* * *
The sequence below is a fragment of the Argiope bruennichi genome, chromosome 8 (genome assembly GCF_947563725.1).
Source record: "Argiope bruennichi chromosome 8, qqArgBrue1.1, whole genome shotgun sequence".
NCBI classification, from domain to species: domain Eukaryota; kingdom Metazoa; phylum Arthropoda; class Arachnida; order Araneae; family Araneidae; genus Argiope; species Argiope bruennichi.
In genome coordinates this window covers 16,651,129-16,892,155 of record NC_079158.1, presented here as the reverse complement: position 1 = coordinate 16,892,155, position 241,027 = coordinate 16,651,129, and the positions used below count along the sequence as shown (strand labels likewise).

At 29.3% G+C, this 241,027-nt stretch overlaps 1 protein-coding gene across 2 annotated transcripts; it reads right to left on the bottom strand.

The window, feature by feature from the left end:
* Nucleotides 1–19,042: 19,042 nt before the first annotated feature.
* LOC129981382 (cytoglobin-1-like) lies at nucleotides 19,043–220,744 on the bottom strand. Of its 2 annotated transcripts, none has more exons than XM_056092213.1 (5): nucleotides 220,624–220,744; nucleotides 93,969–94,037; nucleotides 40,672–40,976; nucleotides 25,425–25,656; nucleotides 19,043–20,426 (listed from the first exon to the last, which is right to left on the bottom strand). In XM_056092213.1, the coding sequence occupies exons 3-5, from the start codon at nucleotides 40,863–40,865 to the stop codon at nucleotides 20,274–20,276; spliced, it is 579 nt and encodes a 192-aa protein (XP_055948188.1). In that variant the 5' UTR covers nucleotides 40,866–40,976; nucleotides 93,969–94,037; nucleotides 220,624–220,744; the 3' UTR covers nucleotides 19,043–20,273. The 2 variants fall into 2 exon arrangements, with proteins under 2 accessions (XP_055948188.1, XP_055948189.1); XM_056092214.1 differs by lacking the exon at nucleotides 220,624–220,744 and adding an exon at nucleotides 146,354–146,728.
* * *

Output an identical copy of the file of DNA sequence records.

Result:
The sequence below is a fragment of the Argiope bruennichi genome, chromosome 8 (genome assembly GCF_947563725.1).
Source record: "Argiope bruennichi chromosome 8, qqArgBrue1.1, whole genome shotgun sequence".
NCBI classification, from domain to species: domain Eukaryota; kingdom Metazoa; phylum Arthropoda; class Arachnida; order Araneae; family Araneidae; genus Argiope; species Argiope bruennichi.
In genome coordinates this window covers 16,651,129-16,892,155 of record NC_079158.1, presented here as the reverse complement: position 1 = coordinate 16,892,155, position 241,027 = coordinate 16,651,129, and the positions used below count along the sequence as shown (strand labels likewise).

At 29.3% G+C, this 241,027-nt stretch overlaps 1 protein-coding gene across 2 annotated transcripts; it reads right to left on the bottom strand.

The window, feature by feature from the left end:
* Nucleotides 1–19,042: 19,042 nt before the first annotated feature.
* LOC129981382 (cytoglobin-1-like) lies at nucleotides 19,043–220,744 on the bottom strand. Of its 2 annotated transcripts, none has more exons than XM_056092213.1 (5): nucleotides 220,624–220,744; nucleotides 93,969–94,037; nucleotides 40,672–40,976; nucleotides 25,425–25,656; nucleotides 19,043–20,426 (listed from the first exon to the last, which is right to left on the bottom strand). In XM_056092213.1, the coding sequence occupies exons 3-5, from the start codon at nucleotides 40,863–40,865 to the stop codon at nucleotides 20,274–20,276; spliced, it is 579 nt and encodes a 192-aa protein (XP_055948188.1). In that variant the 5' UTR covers nucleotides 40,866–40,976; nucleotides 93,969–94,037; nucleotides 220,624–220,744; the 3' UTR covers nucleotides 19,043–20,273. The 2 variants fall into 2 exon arrangements, with proteins under 2 accessions (XP_055948188.1, XP_055948189.1); XM_056092214.1 differs by lacking the exon at nucleotides 220,624–220,744 and adding an exon at nucleotides 146,354–146,728.